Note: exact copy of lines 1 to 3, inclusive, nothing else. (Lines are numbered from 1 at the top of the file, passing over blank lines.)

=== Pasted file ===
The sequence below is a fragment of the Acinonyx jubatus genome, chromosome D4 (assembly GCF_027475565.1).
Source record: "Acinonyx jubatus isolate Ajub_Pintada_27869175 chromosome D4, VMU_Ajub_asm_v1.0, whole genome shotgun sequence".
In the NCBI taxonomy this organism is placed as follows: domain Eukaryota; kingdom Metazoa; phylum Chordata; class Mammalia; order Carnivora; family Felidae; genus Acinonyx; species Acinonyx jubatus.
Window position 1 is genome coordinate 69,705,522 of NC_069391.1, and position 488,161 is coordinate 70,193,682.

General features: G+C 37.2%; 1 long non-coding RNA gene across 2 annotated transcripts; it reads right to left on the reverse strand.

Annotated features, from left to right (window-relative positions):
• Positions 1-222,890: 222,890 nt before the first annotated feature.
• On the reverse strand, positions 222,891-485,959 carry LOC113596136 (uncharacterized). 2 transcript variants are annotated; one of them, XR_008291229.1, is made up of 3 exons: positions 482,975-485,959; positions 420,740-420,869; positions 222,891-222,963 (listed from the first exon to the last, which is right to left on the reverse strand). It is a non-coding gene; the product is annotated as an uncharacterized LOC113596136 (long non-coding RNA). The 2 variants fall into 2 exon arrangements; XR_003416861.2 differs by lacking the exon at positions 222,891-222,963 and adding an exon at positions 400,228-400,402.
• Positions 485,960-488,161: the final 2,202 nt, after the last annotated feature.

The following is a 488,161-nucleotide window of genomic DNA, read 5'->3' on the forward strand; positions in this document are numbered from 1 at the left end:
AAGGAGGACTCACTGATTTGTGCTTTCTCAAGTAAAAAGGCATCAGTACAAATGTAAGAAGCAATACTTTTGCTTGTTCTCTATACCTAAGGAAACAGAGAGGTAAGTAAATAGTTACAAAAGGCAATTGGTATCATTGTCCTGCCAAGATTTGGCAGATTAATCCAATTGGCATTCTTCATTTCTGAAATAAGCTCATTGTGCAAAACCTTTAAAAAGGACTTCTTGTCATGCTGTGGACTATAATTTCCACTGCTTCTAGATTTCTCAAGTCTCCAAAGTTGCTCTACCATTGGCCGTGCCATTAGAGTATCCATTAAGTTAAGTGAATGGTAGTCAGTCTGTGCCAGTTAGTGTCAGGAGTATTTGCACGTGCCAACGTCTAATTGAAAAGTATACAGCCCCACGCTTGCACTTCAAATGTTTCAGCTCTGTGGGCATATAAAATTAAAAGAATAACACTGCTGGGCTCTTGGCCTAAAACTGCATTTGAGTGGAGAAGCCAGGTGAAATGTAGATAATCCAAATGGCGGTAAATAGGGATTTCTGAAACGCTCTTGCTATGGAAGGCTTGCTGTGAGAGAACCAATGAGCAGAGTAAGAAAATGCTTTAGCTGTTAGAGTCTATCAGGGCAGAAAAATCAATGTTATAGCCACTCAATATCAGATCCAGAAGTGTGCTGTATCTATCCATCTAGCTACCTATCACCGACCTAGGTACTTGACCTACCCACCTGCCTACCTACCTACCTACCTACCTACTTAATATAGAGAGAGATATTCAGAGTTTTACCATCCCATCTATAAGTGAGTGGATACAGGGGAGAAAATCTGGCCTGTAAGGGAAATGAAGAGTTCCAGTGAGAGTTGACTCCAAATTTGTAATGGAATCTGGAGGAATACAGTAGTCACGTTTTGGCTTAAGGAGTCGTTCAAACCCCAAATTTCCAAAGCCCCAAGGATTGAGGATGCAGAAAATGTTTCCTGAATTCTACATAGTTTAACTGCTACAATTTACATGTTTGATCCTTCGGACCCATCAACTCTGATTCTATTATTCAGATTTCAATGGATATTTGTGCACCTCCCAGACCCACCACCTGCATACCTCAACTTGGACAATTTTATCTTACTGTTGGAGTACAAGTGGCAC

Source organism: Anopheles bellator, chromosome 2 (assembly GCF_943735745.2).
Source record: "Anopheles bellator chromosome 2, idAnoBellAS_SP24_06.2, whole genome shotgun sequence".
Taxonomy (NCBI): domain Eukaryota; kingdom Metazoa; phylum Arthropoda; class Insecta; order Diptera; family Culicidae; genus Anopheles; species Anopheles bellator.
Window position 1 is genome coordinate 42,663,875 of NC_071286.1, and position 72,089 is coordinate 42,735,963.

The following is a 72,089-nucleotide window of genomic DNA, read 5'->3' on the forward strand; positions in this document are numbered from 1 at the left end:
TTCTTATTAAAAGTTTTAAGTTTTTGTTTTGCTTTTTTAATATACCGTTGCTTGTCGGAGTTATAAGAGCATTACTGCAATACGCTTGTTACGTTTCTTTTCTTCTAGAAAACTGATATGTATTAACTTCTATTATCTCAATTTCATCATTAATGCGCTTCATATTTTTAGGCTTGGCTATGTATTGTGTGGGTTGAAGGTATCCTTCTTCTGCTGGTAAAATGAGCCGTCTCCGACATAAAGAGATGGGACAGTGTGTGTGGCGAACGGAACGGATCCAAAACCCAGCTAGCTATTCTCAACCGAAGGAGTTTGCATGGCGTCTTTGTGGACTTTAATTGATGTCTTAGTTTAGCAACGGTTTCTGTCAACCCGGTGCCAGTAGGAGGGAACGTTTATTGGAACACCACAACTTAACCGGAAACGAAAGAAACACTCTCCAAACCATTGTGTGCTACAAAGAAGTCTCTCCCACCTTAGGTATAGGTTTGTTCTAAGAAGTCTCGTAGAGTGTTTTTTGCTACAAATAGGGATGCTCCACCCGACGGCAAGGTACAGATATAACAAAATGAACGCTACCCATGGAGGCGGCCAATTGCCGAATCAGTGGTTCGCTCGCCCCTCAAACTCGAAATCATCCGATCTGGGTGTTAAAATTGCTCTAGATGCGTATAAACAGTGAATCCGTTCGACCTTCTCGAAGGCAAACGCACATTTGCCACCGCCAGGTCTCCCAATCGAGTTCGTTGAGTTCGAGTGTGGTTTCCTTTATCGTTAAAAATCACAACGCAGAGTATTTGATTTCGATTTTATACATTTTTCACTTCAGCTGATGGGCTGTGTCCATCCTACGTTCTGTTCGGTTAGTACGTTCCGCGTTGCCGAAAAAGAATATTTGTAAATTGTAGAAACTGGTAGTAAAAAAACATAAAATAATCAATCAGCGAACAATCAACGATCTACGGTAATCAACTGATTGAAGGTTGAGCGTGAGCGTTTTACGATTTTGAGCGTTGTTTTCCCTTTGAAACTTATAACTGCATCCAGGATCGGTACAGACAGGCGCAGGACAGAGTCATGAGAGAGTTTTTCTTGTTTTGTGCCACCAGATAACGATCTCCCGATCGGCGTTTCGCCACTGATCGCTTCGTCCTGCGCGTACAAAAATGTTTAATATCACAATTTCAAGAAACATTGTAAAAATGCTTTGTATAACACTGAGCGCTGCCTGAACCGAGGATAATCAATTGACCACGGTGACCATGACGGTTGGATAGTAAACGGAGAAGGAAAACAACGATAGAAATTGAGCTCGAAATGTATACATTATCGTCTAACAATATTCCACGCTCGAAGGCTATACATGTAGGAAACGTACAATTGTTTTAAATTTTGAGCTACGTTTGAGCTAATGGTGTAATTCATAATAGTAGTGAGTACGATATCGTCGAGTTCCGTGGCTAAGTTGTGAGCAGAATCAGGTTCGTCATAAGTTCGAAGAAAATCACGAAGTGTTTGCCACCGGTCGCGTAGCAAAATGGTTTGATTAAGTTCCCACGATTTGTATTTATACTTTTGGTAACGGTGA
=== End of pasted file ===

The sequence below is a fragment of the Acinonyx jubatus genome, chromosome D4 (assembly GCF_027475565.1).
Source record: "Acinonyx jubatus isolate Ajub_Pintada_27869175 chromosome D4, VMU_Ajub_asm_v1.0, whole genome shotgun sequence".
In the NCBI taxonomy this organism is placed as follows: domain Eukaryota; kingdom Metazoa; phylum Chordata; class Mammalia; order Carnivora; family Felidae; genus Acinonyx; species Acinonyx jubatus.